PC and TV purchases shape EEE carbon footprint

The rapid proliferation of electronic entertainment and  communication equipment has eclipsed traditional household appliances  like washing machines and refrigerators as the equipment with the  highest residential carbon footprint; apart from heating, hot water and  lighting.

The Norwegian state broadcaster sent a wonderful story on our new study:  a home electronics seller is interviewed, listing the number of TVs his  customers have in a household: in the living room, the kitchen, the  bedroom and each of the kids rooms. He also confirms that these are  replaced frequently. Our study showed that the manufacture of  electronics purchased by Norwegian households causes about 350 kg of CO2  per person and year. Assuming a relatively clean Norwegian or Nordic  electricity mix, this is more than is caused by household appliances.  The development shows a reversal compared to conventional wisdom in  energy analysis: for this equipment, the emissions during manufacturing  are really more important than those during the use phase. And what  energy analysts have previously been labelled the “miscellaneous”  category is now more important than (or of comparable importance with  the relatively dirty EU electricity mix as) what used to be the  big-ticket items: freezers, refrigerators, washing machines,  dishwashers, and electric ovens and ranges. A more detailed summary of  the paper was published in KLIMA andChemical & Engineering News.

The study triggered a number of reactions by Norwegian actors that  were reported by the Norwegian broadcaster. One of the factors we  criticized was the high acquisition rate, suggesting that relatively new  and working equipment is discarded. An environmental organization hence  argued for an extension of the mandatory warranty period to 5 years.   However, most reactions were prompted by the comments of climate policy  professor Jørgen Randers, famous for being a co-author of the seminal “Limits to growth” report. He argued that  there was no point in focusing on PCs and TVs, as there would be little  gain and people want to have those anyway. Instead, he suggested we  should focus our efforts on electric vehicles.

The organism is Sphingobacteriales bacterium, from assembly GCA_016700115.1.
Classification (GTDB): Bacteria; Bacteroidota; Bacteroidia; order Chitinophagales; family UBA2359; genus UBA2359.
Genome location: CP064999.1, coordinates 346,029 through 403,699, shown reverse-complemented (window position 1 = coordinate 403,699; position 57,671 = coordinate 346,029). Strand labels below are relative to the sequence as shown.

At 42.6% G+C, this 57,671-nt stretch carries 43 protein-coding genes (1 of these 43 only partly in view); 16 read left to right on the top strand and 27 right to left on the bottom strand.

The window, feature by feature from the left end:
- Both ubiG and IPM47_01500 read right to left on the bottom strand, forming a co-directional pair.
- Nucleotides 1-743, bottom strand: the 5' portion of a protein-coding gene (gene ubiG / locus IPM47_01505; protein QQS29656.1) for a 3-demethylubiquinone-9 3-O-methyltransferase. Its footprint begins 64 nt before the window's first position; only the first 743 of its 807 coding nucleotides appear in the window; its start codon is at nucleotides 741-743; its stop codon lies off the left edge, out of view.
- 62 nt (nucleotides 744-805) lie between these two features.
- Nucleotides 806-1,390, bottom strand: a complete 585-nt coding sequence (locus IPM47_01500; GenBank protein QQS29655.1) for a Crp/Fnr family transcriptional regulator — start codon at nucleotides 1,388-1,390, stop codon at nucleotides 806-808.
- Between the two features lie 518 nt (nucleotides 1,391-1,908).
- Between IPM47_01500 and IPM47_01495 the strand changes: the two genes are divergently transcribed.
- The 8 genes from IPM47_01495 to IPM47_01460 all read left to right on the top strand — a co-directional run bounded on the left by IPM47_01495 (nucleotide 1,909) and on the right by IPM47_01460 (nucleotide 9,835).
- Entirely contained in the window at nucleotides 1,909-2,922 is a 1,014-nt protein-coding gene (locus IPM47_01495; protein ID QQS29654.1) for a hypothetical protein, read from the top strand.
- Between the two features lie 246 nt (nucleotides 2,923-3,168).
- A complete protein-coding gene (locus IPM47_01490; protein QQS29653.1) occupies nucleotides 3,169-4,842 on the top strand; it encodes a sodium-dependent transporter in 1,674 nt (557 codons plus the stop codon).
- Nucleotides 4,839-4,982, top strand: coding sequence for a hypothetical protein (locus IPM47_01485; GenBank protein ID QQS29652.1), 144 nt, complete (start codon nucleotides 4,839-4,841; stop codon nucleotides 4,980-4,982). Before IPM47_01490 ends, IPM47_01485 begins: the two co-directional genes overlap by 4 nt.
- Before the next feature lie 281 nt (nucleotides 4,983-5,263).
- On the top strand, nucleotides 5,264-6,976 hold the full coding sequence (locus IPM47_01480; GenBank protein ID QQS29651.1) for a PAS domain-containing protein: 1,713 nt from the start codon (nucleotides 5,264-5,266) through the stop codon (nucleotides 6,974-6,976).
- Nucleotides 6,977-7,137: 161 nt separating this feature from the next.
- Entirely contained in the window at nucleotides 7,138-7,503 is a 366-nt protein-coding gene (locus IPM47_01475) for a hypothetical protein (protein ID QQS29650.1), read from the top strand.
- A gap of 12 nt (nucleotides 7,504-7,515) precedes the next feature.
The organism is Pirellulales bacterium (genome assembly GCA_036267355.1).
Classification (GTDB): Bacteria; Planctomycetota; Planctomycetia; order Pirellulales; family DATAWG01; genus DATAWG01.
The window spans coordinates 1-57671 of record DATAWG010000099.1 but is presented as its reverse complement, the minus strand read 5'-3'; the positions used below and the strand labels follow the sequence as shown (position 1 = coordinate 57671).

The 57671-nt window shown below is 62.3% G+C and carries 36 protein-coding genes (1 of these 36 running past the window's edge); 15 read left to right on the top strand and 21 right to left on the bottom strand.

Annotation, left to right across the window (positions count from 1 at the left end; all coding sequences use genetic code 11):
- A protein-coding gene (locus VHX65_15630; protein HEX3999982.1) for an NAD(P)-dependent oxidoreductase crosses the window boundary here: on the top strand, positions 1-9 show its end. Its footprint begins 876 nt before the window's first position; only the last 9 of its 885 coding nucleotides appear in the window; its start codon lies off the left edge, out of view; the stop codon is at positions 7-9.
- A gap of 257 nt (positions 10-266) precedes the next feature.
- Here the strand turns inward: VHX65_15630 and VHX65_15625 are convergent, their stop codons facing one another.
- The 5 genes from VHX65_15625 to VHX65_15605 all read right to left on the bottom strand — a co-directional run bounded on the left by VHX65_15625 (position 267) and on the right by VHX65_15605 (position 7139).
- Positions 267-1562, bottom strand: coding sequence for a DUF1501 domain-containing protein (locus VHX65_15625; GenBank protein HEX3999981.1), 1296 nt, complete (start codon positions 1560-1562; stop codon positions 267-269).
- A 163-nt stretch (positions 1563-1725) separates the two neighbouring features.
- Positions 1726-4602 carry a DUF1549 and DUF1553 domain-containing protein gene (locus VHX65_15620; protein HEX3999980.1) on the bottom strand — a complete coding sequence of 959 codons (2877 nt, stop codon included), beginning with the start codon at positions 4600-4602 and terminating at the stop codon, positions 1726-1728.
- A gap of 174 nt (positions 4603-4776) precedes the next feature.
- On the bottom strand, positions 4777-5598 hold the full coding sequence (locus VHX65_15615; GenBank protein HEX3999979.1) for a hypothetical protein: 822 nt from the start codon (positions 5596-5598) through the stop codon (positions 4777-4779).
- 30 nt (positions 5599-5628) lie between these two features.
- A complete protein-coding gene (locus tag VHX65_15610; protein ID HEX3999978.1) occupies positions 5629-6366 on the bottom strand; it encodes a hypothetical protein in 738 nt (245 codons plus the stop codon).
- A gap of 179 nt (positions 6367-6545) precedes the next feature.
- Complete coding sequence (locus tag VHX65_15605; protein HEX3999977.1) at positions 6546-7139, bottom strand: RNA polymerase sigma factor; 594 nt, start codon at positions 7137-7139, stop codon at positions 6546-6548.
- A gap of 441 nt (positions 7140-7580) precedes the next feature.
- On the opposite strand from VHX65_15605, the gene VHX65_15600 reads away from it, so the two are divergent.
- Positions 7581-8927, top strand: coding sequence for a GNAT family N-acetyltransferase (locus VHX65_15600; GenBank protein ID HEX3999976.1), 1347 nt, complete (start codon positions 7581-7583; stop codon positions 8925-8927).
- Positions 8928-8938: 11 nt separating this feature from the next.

This is what happens in a hectic media day: Randers really missed the  deeper implications of our research. We argue that one reason why  operational energy use went down was the successful policy of the EU to  increase the efficiency and decrease the stand-by losses of energy-using  equipment. Despite of these successes, we see a high carbon footprint  from EEE, electric and electronic equipment. Just now, it is coming from  something else: new consumption of equipment we did not use before,  like computers, home electronics, multiple TV sets. In addition, the  rapid technological obsolescence due to technological improvement drives  the turn-over especially for flat-panel TVs, PCs and mobile phones,  which is also why longer warranties will not help. I do think this  instance demonstrates on a specific case a mechanism that happens more  widely: that we, with our ingenuity, constantly find new ways to  stimulate and satisfy our curiosity which create consumption that comes  in addition to what we had before. Like other stuff, this is made out of  materials using energy to shape it, and it thus causes GHG emissions.  It is a demonstration that efficiency gains and better technology alone  will not be sufficient to save us from climate change.

The work on household electronics was conducted by MSc student  Charlotte Roux under my supervision and I checked, modified and wrote up  the results. It was published in Environmental Science & Technology (ES&T). PhD students Anders Arvesen, Ryan Bright and I just published a discussion of the larger mechanisms counteracting climate mitigation efforts, based on reading in a PhD course.

And by the way, I learned today that our Carbon Footprint of Nations  study from 2009 was still among the top downloaded papers in ES&T in  the third quarter of 2001. We are being cited in about 25 other  articles in peer-reviewed scientific journals.